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I'm sharing some files between two Windows 7 computers but, even though I checked the "Turn on password protected sharing". At the same time turned off the "Homegroup" function and checked the "use user accounts and passwords" option.

However I never get prompted for a password when trying to access the shared folder.

I explain what I tried with a few examples (only unidirectional because they show the same behavior):

1) UserA on PC2 tries to access share on PC1 on which only UserA of PC1 should have access. The two users (PC1\UserA and PC2\UserA) possess the same password. No login prompt is shown and the user can directly access (read & write) the shared folder.

Strangely the share isn't accessible from "Map network drive" with \\PC1\SharedFolder and login PC1\UserA.

2) UserB on PC2 tries to access share on PC1 on which only UserA of PC1 should have access. No login prompt is shown. A permissions error message is shown with an option to diagnose the situation.

Strangely the share isn't (yet again) accessible from "Map network drive" with \\PC1\SharedFolder and login PC1\UserA.

I can't understand how the remote account used matters when the network file sharing configuration clearly states that it's the local account that needs permissions. Why aren't any login popups showing up asking for password?

Even more disturbing: why doesn't Network mapping work (with the right user credentials!!)?

Additional informations: if I set "Everyone" to "Deny all" in sharing configuration even the authorised user cannot access the share anymore. This is understandable because windows states that if a user belongs to 2 groups, the deny action takes priority over the allow one.

Additionnal details: I'm not really sure to go the Homegroup route to share files and folders. In my network there are also several LINUX/UNIX computers which may pose a problem (but thanks to the arrival of samba4, maybe that's not a problem anymore). I also have some legacy Windows XP computers that would need the legacy network sharing mode. I guess you can't just have both Homegroup ON and Windows XP / LINUX / UNIX support available.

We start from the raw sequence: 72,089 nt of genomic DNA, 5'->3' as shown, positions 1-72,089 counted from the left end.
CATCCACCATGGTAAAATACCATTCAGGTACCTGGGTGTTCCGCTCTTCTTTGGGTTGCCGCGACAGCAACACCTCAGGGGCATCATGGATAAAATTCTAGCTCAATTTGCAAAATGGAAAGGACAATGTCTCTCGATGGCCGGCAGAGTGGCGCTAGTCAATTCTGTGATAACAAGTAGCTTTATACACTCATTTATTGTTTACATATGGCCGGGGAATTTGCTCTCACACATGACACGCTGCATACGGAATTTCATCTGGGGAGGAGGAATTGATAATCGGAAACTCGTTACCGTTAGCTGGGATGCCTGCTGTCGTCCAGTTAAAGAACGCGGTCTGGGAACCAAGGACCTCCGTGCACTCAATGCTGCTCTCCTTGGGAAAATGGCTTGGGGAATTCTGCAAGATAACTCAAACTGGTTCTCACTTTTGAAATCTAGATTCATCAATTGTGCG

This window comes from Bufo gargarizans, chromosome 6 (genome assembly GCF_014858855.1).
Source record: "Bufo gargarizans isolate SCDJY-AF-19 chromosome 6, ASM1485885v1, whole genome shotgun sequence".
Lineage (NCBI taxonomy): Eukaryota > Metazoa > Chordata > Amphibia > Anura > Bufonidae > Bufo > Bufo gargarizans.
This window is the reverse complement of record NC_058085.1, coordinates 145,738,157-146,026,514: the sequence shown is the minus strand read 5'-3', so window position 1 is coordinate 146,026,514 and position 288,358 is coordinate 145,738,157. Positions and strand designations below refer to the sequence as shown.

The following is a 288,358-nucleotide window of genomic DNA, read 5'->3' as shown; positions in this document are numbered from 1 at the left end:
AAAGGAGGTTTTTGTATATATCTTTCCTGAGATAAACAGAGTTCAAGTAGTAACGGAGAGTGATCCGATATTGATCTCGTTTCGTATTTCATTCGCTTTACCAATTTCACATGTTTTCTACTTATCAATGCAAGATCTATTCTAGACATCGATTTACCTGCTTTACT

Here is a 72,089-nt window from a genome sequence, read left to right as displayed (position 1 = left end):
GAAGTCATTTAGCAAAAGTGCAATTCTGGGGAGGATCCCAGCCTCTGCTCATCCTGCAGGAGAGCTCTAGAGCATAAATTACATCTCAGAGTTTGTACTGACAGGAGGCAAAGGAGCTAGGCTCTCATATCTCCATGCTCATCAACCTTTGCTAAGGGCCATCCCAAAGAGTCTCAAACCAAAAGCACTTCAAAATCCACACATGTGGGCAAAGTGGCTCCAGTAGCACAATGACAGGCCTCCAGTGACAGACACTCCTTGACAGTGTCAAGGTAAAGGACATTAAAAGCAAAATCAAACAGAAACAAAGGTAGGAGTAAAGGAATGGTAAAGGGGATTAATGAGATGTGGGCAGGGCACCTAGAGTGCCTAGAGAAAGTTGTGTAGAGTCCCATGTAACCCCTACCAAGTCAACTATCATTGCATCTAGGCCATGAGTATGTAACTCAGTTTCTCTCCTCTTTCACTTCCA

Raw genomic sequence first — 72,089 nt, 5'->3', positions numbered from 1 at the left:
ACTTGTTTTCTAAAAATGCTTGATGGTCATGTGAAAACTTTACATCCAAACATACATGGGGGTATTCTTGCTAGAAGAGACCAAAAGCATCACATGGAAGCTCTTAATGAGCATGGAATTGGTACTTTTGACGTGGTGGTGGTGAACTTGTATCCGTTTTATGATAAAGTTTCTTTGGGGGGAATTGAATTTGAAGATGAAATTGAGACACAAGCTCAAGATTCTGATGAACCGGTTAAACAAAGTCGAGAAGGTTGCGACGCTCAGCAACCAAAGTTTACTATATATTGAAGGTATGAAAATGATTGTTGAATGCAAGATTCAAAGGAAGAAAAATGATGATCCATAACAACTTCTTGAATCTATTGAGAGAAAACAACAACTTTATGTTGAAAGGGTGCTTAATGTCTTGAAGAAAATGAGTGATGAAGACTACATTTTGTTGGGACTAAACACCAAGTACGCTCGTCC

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I can't answer the whole question so I will leave as a comment. When faced with a network connection that needs to be authenticated using a form of windows authentication (NTLM, Kerbos, ect...) windows will attempt to use the local credentials first, then if they fail prompt the user for a username and password. – Scott Chamberlain Apr 2 '13 at 18:18
The fact is that it doesn't ask for other credentials if the local ones fail ... – user51166 Apr 2 '13 at 18:20
But the credentials succeeds, PC2 finds a UserA on PC1 that matches it's password. You have a permissions issue, are you sure PC1\UserA can access the share on PC1? – Scott Chamberlain Apr 2 '13 at 18:22
>> PC2 finds a UserA on PC1 that matches it's password -> I can understand this. However if UserB from PC2 tries to connect to a share on PC1 over which he has no permissions, no prompt is shown. If a prompt had been shown I could use the UserA login ... – user51166 Apr 2 '13 at 18:32

the credentials are being cached. Once you authenticate once, windows stores it during your "session" log out or reboot and it will "forget" your credentials... given that you have set everything else up as you said.

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Tried again by logging out and the in again using UserB. When trying to access SharedFolder (over whichonly UserA has permissions) an error message is displayed: "You don't have the necessary permissions [to access this folder]. Contact the network administrator ...". I suppose Win7 to Win7 shares aren't quite the same way as mounted folders from a Win2003-8 / UNIX / Linux server (which you can access using a different username than the one of your current Win7 user), because the username & password have to be the same (that's what "Error message -> Help" told anyway). – user51166 Apr 2 '13 at 19:39

Are the usernames and their passwords on both computers identical? In that case you can access the other computer's shared folders without ever prompting for a username/password

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